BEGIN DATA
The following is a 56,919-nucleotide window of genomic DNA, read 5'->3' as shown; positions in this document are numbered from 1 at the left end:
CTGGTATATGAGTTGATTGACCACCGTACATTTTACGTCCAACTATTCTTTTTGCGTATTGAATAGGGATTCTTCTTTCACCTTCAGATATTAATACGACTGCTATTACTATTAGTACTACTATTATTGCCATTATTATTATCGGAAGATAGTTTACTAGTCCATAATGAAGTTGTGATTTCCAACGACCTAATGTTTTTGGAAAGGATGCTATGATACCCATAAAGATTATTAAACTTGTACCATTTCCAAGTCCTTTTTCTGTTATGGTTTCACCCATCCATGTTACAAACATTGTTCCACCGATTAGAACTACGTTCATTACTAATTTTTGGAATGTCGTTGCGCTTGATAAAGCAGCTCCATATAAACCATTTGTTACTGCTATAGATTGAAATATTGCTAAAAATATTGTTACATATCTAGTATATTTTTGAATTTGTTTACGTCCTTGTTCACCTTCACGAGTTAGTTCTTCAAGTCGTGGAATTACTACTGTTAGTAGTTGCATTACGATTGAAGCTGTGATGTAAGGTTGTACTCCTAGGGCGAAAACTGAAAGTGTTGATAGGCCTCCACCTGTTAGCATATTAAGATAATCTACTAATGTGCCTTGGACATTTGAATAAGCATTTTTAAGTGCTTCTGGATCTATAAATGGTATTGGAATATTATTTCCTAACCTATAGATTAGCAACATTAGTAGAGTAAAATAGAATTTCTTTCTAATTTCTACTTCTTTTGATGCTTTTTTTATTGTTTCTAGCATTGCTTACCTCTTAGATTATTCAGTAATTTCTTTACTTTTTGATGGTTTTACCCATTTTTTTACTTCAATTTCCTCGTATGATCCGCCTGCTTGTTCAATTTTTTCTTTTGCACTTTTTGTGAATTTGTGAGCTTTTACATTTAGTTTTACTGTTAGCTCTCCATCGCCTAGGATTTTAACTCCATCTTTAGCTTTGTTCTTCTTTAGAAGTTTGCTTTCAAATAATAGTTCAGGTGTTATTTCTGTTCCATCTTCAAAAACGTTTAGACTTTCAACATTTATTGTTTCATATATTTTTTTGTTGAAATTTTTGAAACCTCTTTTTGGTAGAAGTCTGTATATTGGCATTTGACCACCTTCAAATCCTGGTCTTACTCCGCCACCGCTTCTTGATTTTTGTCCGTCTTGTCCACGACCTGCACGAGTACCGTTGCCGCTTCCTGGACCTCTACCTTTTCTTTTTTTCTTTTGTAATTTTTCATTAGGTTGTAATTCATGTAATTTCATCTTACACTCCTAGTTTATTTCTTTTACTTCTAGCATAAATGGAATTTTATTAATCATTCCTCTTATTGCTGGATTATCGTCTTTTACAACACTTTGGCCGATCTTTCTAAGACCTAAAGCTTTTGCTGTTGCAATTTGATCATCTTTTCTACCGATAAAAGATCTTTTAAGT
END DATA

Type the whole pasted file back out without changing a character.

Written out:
The following is a 56,919-nucleotide window of genomic DNA, read 5'->3' as shown; positions in this document are numbered from 1 at the left end:
CTGGTATATGAGTTGATTGACCACCGTACATTTTACGTCCAACTATTCTTTTTGCGTATTGAATAGGGATTCTTCTTTCACCTTCAGATATTAATACGACTGCTATTACTATTAGTACTACTATTATTGCCATTATTATTATCGGAAGATAGTTTACTAGTCCATAATGAAGTTGTGATTTCCAACGACCTAATGTTTTTGGAAAGGATGCTATGATACCCATAAAGATTATTAAACTTGTACCATTTCCAAGTCCTTTTTCTGTTATGGTTTCACCCATCCATGTTACAAACATTGTTCCACCGATTAGAACTACGTTCATTACTAATTTTTGGAATGTCGTTGCGCTTGATAAAGCAGCTCCATATAAACCATTTGTTACTGCTATAGATTGAAATATTGCTAAAAATATTGTTACATATCTAGTATATTTTTGAATTTGTTTACGTCCTTGTTCACCTTCACGAGTTAGTTCTTCAAGTCGTGGAATTACTACTGTTAGTAGTTGCATTACGATTGAAGCTGTGATGTAAGGTTGTACTCCTAGGGCGAAAACTGAAAGTGTTGATAGGCCTCCACCTGTTAGCATATTAAGATAATCTACTAATGTGCCTTGGACATTTGAATAAGCATTTTTAAGTGCTTCTGGATCTATAAATGGTATTGGAATATTATTTCCTAACCTATAGATTAGCAACATTAGTAGAGTAAAATAGAATTTCTTTCTAATTTCTACTTCTTTTGATGCTTTTTTTATTGTTTCTAGCATTGCTTACCTCTTAGATTATTCAGTAATTTCTTTACTTTTTGATGGTTTTACCCATTTTTTTACTTCAATTTCCTCGTATGATCCGCCTGCTTGTTCAATTTTTTCTTTTGCACTTTTTGTGAATTTGTGAGCTTTTACATTTAGTTTTACTGTTAGCTCTCCATCGCCTAGGATTTTAACTCCATCTTTAGCTTTGTTCTTCTTTAGAAGTTTGCTTTCAAATAATAGTTCAGGTGTTATTTCTGTTCCATCTTCAAAAACGTTTAGACTTTCAACATTTATTGTTTCATATATTTTTTTGTTGAAATTTTTGAAACCTCTTTTTGGTAGAAGTCTGTATATTGGCATTTGACCACCTTCAAATCCTGGTCTTACTCCGCCACCGCTTCTTGATTTTTGTCCGTCTTGTCCACGACCTGCACGAGTACCGTTGCCGCTTCCTGGACCTCTACCTTTTCTTTTTTTCTTTTGTAATTTTTCATTAGGTTGTAATTCATGTAATTTCATCTTACACTCCTAGTTTATTTCTTTTACTTCTAGCATAAATGGAATTTTATTAATCATTCCTCTTATTGCTGGATTATCGTCTTTTACAACACTTTGGCCGATCTTTCTAAGACCTAAAGCTTTTGCTGTTGCAATTTGATCATCTTTTCTACCGATAAAAGATCTTTTAAGT